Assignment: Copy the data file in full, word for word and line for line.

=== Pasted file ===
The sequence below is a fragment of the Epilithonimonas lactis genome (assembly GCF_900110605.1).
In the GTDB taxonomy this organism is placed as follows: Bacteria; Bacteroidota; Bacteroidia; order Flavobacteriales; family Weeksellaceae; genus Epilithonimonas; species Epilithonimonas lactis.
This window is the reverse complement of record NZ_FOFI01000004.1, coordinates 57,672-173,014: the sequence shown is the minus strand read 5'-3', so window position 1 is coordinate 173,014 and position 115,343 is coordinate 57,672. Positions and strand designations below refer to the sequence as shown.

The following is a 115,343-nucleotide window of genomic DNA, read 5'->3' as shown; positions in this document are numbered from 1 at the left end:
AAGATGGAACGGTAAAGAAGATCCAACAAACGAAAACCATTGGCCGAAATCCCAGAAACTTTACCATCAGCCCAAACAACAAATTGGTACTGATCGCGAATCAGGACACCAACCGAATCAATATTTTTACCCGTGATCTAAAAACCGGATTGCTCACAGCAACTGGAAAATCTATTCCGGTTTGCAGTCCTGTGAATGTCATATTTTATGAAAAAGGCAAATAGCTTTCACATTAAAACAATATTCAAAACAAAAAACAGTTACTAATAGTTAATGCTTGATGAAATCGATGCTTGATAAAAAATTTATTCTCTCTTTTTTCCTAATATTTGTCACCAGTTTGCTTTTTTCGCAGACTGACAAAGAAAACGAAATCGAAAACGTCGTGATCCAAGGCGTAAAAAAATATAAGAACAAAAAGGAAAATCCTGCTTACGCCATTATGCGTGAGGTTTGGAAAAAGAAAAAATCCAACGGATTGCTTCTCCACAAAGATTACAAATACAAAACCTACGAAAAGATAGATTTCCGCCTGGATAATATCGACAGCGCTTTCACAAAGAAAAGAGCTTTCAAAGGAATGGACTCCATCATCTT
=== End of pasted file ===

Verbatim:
The sequence below is a fragment of the Epilithonimonas lactis genome (assembly GCF_900110605.1).
In the GTDB taxonomy this organism is placed as follows: Bacteria; Bacteroidota; Bacteroidia; order Flavobacteriales; family Weeksellaceae; genus Epilithonimonas; species Epilithonimonas lactis.
This window is the reverse complement of record NZ_FOFI01000004.1, coordinates 57,672-173,014: the sequence shown is the minus strand read 5'-3', so window position 1 is coordinate 173,014 and position 115,343 is coordinate 57,672. Positions and strand designations below refer to the sequence as shown.

The following is a 115,343-nucleotide window of genomic DNA, read 5'->3' as shown; positions in this document are numbered from 1 at the left end:
AAGATGGAACGGTAAAGAAGATCCAACAAACGAAAACCATTGGCCGAAATCCCAGAAACTTTACCATCAGCCCAAACAACAAATTGGTACTGATCGCGAATCAGGACACCAACCGAATCAATATTTTTACCCGTGATCTAAAAACCGGATTGCTCACAGCAACTGGAAAATCTATTCCGGTTTGCAGTCCTGTGAATGTCATATTTTATGAAAAAGGCAAATAGCTTTCACATTAAAACAATATTCAAAACAAAAAACAGTTACTAATAGTTAATGCTTGATGAAATCGATGCTTGATAAAAAATTTATTCTCTCTTTTTTCCTAATATTTGTCACCAGTTTGCTTTTTTCGCAGACTGACAAAGAAAACGAAATCGAAAACGTCGTGATCCAAGGCGTAAAAAAATATAAGAACAAAAAGGAAAATCCTGCTTACGCCATTATGCGTGAGGTTTGGAAAAAGAAAAAATCCAACGGATTGCTTCTCCACAAAGATTACAAATACAAAACCTACGAAAAGATAGATTTCCGCCTGGATAATATCGACAGCGCTTTCACAAAGAAAAGAGCTTTCAAAGGAATGGACTCCATCATCTT